Mystery of the Ground Zero wedding photo

A shot in the dark

Mystery of the wedding photo from Ground Zero
His life, the universe and everything

His life, the universe and everything

New biography sheds light on comic genius of Douglas Adams
Save us from small screen superheroes

Save us from small screen superheroes

Shows like Agents of S.H.I.E.L.D are little more than marketing tools
Reach for the skies

Reach for the skies

From pools to football pitches, rooftop living is looking up
These are the 12 best hotel spas in the UK

12 best hotel spas in the UK

Some hotels go all out on facilities; others stand out for the sheer quality of treatments
These Iranian-controlled Shia militias used to specialise in killing American soldiers. Now they are fighting Isis, backed up by US airstrikes

Widespread fear of Isis is producing strange bedfellows

Iranian-controlled Shia militias that used to kill American soldiers are now fighting Isis, helped by US airstrikes
Topshop goes part Athena poster, part last spring Prada

Topshop goes part Athena poster, part last spring Prada

Shoppers don't come to Topshop for the unique
How to make a Lego masterpiece

How to make a Lego masterpiece

Toy breaks out of the nursery and heads for the gallery
Meet the ‘Endies’ – city dwellers who are too poor to have fun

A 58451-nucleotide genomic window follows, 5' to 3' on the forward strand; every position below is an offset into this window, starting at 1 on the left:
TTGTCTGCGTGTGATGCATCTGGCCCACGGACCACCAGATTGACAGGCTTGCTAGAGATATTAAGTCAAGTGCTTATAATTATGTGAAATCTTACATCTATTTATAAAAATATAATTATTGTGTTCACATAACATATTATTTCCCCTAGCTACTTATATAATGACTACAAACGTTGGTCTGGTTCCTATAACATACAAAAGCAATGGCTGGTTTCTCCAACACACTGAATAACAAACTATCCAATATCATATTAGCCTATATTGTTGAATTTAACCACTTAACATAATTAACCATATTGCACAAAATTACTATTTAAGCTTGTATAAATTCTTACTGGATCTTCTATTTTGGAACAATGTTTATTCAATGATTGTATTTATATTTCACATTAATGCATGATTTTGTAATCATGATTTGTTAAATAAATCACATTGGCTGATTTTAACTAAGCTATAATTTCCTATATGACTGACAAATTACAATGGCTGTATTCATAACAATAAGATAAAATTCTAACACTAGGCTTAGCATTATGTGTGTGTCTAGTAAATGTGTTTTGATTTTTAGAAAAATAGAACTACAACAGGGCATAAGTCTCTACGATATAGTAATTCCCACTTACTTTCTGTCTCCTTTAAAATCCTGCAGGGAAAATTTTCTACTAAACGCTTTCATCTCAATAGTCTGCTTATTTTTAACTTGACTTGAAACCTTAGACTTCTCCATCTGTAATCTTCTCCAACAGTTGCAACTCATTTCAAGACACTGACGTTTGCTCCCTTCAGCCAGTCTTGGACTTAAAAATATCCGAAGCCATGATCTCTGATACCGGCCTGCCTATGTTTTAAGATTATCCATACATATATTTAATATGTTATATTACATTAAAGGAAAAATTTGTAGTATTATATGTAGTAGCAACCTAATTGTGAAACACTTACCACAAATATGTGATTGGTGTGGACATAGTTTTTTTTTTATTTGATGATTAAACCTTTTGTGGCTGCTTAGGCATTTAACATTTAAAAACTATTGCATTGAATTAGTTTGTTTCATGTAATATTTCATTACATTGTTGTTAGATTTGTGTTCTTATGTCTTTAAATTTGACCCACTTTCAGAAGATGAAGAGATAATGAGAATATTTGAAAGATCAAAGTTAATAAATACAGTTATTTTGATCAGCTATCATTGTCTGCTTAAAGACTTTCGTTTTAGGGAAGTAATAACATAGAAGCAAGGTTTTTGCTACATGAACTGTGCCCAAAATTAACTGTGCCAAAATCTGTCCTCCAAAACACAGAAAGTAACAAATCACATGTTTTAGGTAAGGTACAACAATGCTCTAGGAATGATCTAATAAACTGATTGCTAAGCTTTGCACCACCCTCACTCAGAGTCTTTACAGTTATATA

Meet the ‘Endies’ – city dwellers who are too poor to have fun

Urbanites are cursed with an acronym pointing to Employed but No Disposable Income or Savings
Paisley’s decision to make peace with IRA enemies might remind the Arabs of Sadat

Ian Paisley’s decision to make peace with his IRA enemies

His Save Ulster from Sodomy campaign would surely have been supported by many a Sunni imam
'She was a singer, a superstar, an addict, but to me, her mother, she is simply Amy'

'She was a singer, a superstar, an addict, but to me, her mother, she is simply Amy'

Exclusive extract from Janis Winehouse's poignant new memoir
Is this the role to win Cumberbatch an Oscar?

Is this the role to win Cumberbatch an Oscar?

The Imitation Game, film review
England and Roy Hodgson take a joint step towards redemption in Basel

England and Hodgson take a joint step towards redemption

Welbeck double puts England on the road to Euro 2016
Relatives fight over Vivian Maier’s rare photos

Relatives fight over Vivian Maier’s rare photos

Pictures removed from public view as courts decide ownership
‘Fashion has to be fun. It’s a big business, not a cure for cancer’

‘Fashion has to be fun. It’s a big business, not a cure for cancer’

Donatella Versace at New York Fashion Week